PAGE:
Notably, the NLRB “rejected the other other worker classification tests offered by amici and commenting parties, including the “even more employee-friendly ‘ABC test’” (which is a different test adopted by the California courts and legislature).

In any event, this ruling “… is important to both union and nonunion employees because independent contractors are excluded from the NLRA’s protections—which include the statutory rights to form a union and strike, among others—under Section 2(3) of the NLRA.”

See as well: Labor Board Returns to Stricter Independent Contractor Standard: 4 Things Employers Need to Know (June 14, 2023) Insights, Fisher Phillips LLP [“A highly anticipated decision by the National Labor Relations Board (NLRB) makes it significantly harder for companies to classify their workers as independent contractors…., (reverting) to a broader independent contractor standard that was established during the Obama administration in 2014 — which means more workers will again be considered ‘employees’ under federal labor law.”]

Mid-Year Minimum-Wage Rate Hikes

Minimum-wage laws apply to employers across the board, including nonprofits.

In recent years, many states have been making much-needed upward adjustments to their statutory minimum-wage rates. For instance, on January 1, 2023, the statewide minimum wage for California was raised to $15.50 for all employers.

But, “[d]epending on where their employees are located within the state, California employers may be facing another minimum wage increase on July 1st.” See California Local Minimum Wages Increasing on July 1 (May 30, 2023) Erika M. Barbara, Esq., California Workplace Law Blog, Jackson Lewis.

This is not unusual; it’s been happening regularly. Nevertheless, it can be quite confusing. “Several localities in California have minimum wage ordinances that require employers to pay employees working in those localities a minimum wage that is higher than the state minimum wage. While many local minimum wages increase every January 1st, as does the state minimum wage, a number increase every July 1st.”

And there may be significant fluctuations, even across jurisdictions in regions. For example, in the Los Angeles region, the City of Los Angeles rate jumped from $16.04 to $16.78; compare that with the change for the County of Los Angeles unincorporated areas, increasing almost a full dollar from $15.96 to $16.90.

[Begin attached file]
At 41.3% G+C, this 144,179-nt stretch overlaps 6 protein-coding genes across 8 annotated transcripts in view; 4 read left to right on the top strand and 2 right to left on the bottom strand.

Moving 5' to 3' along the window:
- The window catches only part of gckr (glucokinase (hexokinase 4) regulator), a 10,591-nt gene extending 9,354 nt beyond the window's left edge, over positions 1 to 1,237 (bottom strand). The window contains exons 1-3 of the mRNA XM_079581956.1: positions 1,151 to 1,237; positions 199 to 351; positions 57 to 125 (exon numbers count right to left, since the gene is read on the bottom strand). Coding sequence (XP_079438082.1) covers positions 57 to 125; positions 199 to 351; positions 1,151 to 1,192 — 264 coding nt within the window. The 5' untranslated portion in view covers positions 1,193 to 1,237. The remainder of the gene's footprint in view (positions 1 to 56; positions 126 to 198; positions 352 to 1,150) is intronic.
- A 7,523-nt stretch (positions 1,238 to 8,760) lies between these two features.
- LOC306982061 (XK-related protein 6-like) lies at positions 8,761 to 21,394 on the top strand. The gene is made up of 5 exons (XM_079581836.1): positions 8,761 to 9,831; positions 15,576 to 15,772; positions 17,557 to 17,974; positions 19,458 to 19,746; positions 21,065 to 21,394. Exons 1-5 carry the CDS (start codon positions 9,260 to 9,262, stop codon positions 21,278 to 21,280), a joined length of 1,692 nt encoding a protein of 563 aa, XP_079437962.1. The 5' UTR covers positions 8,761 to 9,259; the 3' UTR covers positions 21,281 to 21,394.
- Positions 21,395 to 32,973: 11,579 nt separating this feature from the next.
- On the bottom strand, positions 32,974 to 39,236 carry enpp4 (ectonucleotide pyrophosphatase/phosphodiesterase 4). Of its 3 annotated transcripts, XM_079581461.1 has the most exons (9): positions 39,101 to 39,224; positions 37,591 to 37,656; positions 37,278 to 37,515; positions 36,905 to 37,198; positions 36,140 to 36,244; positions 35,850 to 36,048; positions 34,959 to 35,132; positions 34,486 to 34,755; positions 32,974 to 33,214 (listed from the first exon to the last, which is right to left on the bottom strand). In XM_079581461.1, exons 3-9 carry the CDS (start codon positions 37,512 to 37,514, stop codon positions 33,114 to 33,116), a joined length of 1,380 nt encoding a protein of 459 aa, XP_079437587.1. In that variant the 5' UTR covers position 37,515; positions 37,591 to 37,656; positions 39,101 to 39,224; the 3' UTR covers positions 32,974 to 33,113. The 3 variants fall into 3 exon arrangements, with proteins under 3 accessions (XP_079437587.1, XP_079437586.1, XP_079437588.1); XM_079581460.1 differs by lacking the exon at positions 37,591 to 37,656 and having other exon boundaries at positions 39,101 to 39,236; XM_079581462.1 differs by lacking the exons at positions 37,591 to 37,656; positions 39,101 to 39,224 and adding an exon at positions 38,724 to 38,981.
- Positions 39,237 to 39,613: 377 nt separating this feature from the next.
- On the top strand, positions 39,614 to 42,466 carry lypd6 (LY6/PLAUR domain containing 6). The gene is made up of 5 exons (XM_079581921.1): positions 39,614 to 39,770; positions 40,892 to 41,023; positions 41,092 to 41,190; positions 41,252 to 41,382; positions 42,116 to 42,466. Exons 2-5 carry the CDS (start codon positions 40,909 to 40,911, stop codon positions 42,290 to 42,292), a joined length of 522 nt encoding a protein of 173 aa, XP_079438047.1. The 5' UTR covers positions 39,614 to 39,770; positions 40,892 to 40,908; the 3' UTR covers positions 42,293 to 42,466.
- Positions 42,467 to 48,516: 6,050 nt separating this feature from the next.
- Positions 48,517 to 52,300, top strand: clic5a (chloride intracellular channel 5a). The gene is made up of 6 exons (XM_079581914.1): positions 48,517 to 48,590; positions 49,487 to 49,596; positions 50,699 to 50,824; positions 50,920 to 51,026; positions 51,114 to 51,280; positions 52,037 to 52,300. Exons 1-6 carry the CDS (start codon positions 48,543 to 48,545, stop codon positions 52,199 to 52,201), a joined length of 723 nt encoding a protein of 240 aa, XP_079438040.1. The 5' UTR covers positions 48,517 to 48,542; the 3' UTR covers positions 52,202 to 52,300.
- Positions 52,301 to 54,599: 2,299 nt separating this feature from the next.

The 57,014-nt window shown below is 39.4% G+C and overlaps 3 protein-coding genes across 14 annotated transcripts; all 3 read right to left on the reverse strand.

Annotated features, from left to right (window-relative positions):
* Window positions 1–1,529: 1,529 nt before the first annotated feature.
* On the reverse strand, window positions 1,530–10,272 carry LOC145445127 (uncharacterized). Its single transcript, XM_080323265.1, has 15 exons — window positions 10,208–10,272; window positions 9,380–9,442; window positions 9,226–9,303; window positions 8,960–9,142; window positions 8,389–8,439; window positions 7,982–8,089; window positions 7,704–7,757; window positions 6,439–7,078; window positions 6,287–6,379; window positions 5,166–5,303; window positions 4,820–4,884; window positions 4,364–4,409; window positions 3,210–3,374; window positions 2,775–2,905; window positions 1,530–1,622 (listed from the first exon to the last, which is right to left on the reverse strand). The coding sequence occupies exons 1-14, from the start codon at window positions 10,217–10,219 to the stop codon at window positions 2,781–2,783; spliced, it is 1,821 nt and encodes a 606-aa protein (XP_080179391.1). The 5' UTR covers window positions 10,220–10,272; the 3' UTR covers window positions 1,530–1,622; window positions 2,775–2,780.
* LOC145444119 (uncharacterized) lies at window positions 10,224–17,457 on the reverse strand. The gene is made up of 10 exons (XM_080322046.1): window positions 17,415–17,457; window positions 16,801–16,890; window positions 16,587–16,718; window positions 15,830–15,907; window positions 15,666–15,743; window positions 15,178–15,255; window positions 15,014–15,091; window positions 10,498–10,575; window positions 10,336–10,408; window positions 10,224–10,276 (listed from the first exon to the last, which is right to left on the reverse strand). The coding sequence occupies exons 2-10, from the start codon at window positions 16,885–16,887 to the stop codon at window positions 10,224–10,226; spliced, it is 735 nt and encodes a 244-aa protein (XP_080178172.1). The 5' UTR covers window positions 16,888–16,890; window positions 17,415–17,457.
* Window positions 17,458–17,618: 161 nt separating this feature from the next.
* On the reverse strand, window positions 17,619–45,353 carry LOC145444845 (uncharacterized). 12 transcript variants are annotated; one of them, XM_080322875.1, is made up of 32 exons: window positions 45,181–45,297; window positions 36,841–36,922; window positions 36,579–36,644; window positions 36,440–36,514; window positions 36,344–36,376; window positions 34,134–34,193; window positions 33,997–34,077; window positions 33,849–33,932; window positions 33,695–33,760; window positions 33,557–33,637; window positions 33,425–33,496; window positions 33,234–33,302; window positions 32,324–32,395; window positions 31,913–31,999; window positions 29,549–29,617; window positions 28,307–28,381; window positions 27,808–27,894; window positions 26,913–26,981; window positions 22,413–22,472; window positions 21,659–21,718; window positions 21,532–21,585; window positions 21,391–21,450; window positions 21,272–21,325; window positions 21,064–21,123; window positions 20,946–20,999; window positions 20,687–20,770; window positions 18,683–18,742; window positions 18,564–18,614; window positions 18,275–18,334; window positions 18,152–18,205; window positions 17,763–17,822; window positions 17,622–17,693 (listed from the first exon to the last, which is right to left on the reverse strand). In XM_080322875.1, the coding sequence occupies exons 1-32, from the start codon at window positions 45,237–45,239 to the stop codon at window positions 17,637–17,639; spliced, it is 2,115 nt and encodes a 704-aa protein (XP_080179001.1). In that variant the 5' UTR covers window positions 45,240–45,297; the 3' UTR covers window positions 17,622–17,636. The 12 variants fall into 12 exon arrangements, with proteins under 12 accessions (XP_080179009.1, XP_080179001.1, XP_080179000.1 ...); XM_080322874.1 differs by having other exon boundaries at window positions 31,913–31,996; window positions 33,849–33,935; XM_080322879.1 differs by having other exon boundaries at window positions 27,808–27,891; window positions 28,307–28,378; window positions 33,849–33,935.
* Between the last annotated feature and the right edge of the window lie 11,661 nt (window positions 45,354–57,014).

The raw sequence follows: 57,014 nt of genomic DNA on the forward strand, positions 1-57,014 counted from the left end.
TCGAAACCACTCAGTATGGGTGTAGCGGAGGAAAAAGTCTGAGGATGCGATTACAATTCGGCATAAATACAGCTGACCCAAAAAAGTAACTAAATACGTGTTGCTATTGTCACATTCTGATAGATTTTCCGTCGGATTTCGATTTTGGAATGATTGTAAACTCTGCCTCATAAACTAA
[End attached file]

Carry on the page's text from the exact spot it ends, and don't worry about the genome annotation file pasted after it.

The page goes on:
Malibu was identical to the County of L.A., but West Hollywood’s new rate is an outlier.  The pre-July 1st amount varied based on size of employer ($17.00 to $17.50) with an exception for the hotel sector ($18.35). Beginning July 1st, though, workers in West Hollywood will enjoy a uniform hourly minimum-wage rate of $19.08.


Of course, these are just a few examples. There are more instances of activity including some from way out in left field that have unexpectedly clobbered one or more of the nation’s nonprofits.

Scary case in point: On May 31, 2023, the Atlanta Police Department deployed a SWAT team to arrest three volunteer members of the board of directors of local charity, Network for Strong Communities, Inc.

“These three people weren’t fugitives from justice or drug kingpins….” explained Beth Gazely, Indiana University Professor of Public and Environmental Affairs. See Arrests of 3 members of an Atlanta charity’s board in a SWAT-team raid is highly unusual and could be unconstitutional (June 8, 2023), the; see also 3 Atlanta activists are arrested after their fund bailed out protesters of ‘Cop City’ (June 1, 2023) NPR via The Associated Press.

Instead, the local authorities, later joined by Georgia state officials, objected to the 501(c)(3)’s stated (and IRS-approved) activity of bailing out local activists who had been detained. The Georgia Bureau of Investigation “then charged these trustees… with charity fraud and money laundering” and were threatening possible charges under Georgia’s Racketeer Influenced and Corrupt Organizations (RICO) Act, a very expansive state version of federal RICO laws.”

– Linda J. Rosenthal, J.D., FPLG Information & Research Director